but look at that view from your garden, the panelist on GQT might have tame gardens but they don’t have a view like that, Frances

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    1. I agree with everything you say Frances! The almost constant damp is a blessing and a curse, as, of course is that view: good for the soul, but also quite exposed to the winds. I’ve contributed to my own nasty seed bank with docken and buttercups as described above. Even the couch grass is going to seed ๐Ÿ˜ฆ I keep telling myself to do one bit properly, and I have been doing better this year. I’ve had a little bit more time, and although people still moan, the weather has been a bit drier than usual overall till recently.

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      1. I agree with you regarding the weather this year, late spring and early summer were much drier and it has been warmer which gives some hope, also I have finally realised that when I get an area cleared to keep on top of it before starting a new area, it has meant some parts of my garden have been neglected but the areas I have kept up are getting easier which means I have time to work on another area, I am also concentrating on areas closer to the house as that is what I see from the house,
        I too have added to the seed bank in my garden, you are not alone, time when working is always a problem, since retiring I have more time but have definately noticed a decline in energy as I get older, Frances

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  5. The strawberries I’m sending you have been sucking the life out of the mint, as far as I can tell, as well as stunting the growth of the blackcurrants. I therefore hope they will be able to sort out the creeping buttercups etc, where you plant them.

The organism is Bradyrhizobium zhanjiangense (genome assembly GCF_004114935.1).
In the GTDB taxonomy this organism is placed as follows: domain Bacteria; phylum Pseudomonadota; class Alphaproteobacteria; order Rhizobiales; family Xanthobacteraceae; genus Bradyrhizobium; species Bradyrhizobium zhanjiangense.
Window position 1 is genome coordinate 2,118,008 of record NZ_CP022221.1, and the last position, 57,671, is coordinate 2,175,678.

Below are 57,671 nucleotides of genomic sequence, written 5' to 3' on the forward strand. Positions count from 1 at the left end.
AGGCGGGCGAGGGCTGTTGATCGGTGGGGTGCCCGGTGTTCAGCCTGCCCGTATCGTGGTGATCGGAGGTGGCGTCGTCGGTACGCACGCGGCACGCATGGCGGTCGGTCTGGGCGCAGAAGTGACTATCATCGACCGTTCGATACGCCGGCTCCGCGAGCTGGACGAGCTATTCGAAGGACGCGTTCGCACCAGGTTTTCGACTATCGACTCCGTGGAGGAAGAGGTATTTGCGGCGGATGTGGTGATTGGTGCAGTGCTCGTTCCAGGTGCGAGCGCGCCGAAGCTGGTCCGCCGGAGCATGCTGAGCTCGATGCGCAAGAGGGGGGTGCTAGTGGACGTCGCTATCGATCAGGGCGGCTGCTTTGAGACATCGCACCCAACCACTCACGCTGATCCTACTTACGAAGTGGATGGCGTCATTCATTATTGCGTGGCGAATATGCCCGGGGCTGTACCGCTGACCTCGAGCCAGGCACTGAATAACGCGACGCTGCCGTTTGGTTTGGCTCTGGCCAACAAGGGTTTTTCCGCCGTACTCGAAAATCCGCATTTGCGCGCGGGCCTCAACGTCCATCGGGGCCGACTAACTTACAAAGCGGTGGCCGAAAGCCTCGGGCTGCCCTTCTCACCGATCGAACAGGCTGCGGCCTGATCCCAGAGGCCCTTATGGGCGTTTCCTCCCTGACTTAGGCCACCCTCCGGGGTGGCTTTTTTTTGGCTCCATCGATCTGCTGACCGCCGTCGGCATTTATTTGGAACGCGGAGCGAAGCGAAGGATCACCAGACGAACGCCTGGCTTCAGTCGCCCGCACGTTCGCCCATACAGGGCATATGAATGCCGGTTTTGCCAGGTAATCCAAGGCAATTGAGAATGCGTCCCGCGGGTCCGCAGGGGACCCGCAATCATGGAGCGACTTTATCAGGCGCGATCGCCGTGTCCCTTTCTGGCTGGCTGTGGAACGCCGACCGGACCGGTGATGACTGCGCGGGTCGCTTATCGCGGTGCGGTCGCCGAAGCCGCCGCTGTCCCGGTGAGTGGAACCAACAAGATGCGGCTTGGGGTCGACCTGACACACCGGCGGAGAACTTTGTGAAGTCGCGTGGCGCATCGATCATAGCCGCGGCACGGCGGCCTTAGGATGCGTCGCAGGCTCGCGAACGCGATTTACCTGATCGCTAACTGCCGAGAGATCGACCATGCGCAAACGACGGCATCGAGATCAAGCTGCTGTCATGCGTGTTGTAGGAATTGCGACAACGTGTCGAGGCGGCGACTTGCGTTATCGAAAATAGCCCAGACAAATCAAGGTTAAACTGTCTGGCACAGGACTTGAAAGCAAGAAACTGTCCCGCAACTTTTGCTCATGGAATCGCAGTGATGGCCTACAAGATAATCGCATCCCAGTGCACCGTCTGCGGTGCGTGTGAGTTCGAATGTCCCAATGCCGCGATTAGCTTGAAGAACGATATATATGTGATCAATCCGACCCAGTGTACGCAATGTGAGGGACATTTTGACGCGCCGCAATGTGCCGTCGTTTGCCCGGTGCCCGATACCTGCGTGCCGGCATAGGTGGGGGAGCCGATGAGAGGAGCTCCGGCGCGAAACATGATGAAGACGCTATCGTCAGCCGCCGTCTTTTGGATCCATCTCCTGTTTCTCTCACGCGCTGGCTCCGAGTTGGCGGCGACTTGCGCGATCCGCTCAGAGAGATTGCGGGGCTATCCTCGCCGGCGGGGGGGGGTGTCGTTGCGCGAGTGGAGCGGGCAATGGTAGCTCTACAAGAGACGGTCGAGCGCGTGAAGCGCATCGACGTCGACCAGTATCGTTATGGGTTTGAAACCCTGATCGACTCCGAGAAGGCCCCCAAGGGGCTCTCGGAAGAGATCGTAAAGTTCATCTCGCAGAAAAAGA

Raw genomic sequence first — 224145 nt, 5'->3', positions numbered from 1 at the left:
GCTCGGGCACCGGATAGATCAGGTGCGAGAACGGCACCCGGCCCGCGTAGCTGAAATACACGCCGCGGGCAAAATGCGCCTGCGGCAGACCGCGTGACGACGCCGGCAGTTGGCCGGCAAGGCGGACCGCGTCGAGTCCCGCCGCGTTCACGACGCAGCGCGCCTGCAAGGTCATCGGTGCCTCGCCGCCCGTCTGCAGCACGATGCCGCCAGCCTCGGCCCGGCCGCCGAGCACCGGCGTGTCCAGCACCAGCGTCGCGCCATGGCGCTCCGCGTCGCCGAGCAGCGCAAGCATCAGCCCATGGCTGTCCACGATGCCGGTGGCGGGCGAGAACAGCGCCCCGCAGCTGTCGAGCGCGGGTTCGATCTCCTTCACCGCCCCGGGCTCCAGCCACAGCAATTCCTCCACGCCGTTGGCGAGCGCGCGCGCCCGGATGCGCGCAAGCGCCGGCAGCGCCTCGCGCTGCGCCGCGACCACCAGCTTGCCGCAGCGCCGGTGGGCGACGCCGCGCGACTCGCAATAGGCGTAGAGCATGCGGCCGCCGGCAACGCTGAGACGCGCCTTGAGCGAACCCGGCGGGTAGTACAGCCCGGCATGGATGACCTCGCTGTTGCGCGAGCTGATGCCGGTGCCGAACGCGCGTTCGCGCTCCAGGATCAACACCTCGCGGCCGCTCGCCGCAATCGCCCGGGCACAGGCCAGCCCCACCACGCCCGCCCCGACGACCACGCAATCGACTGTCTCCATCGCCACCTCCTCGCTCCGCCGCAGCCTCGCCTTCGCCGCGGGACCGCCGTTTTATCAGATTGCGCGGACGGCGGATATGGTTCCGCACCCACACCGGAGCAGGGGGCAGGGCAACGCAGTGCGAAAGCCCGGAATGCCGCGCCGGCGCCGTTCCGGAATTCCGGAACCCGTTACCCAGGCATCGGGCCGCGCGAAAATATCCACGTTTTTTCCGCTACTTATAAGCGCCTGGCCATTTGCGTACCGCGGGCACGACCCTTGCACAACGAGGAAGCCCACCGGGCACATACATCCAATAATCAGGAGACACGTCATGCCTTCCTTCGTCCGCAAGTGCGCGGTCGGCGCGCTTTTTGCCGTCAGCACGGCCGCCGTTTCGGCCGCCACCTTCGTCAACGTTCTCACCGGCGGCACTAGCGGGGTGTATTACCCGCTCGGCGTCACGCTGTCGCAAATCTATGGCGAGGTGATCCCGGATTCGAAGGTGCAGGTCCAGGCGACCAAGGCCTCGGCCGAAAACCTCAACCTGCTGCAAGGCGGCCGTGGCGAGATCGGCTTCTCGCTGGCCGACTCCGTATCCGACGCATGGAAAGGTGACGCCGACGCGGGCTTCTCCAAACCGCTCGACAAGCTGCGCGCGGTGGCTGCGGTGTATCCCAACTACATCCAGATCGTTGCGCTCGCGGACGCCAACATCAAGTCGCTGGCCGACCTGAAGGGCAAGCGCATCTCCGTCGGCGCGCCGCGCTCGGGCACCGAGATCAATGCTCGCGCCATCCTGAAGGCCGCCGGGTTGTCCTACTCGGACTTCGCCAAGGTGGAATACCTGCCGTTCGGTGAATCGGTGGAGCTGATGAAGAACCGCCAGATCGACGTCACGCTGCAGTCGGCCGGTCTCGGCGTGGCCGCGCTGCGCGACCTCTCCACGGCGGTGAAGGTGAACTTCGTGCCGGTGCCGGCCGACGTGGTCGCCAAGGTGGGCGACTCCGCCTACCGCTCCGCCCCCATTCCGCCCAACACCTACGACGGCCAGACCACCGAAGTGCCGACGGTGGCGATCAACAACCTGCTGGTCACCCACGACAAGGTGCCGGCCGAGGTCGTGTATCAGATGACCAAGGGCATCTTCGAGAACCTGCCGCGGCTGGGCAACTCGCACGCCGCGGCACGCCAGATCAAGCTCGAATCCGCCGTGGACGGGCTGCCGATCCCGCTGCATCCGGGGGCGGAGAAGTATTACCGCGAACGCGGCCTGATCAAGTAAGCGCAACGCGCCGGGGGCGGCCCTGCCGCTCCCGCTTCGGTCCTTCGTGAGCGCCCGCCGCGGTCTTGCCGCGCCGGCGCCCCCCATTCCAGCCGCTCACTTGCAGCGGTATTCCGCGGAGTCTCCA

I don’t think there is a complete and definitive answer to mulching. I was planning to put cardboard round the apple tree I get this November in order to keep weeds down while it gets established. Whether I then cover the cardboard is another matter, partly because the compost itself might have seeds in it! Maybe I’ll just put bokashi solids in the intended area to give it a fertility boost.

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      1. Vetch seeds! I’ve collected bitter vetch, (lathyrus linifolius) Meadow vetchling (Lathyrus pratensis), and tufted vetch (vicia cracca), if you fancy any of these as nitrogen fixers.


  6. Thank you so much Helen, did you want to try any vetch seed? I’ve managed to collect quite a bit of some of the wild flowers in the tree field. They are perennials, so may not be so suitable for green manures, but, the tufted vetch in particular is quite pretty. I’ve got some roots on the soap wort cuttings, but I’ll try and establish the plants a bit for you.


    1. Helen, They’ve come already! I love royal mail! They look like they’ll make lovely strong plants. I’ve potted some up and planted some in the polytunnel. Thank you very much!


      1. Brilliant, Nancy! As they have arrived so quickly and been put in growing medium, I think they should survive and the ones in the polytunnel may even produce more plants for you over autumn ๐Ÿ˜Š.

        Anyway, sorry not to have replied sooner about the vetch – I didn’t receive a notification about your comments. It would be great to have some of these seeds, considering they fix nitrogen and create biomass as well as looking pretty.

        Liked by 1 person

  7. So much resonates here, and that’s despite our weather is slightly dryer! I need to get slightly more of the heavy grade cardboard cartons used for e.g. flat pack furniture, ideally. I am very lucky to have a willing helper who likes nothing more than rooting out pernicious weeds. That’s my D not your two Ds, N ๐Ÿ™‚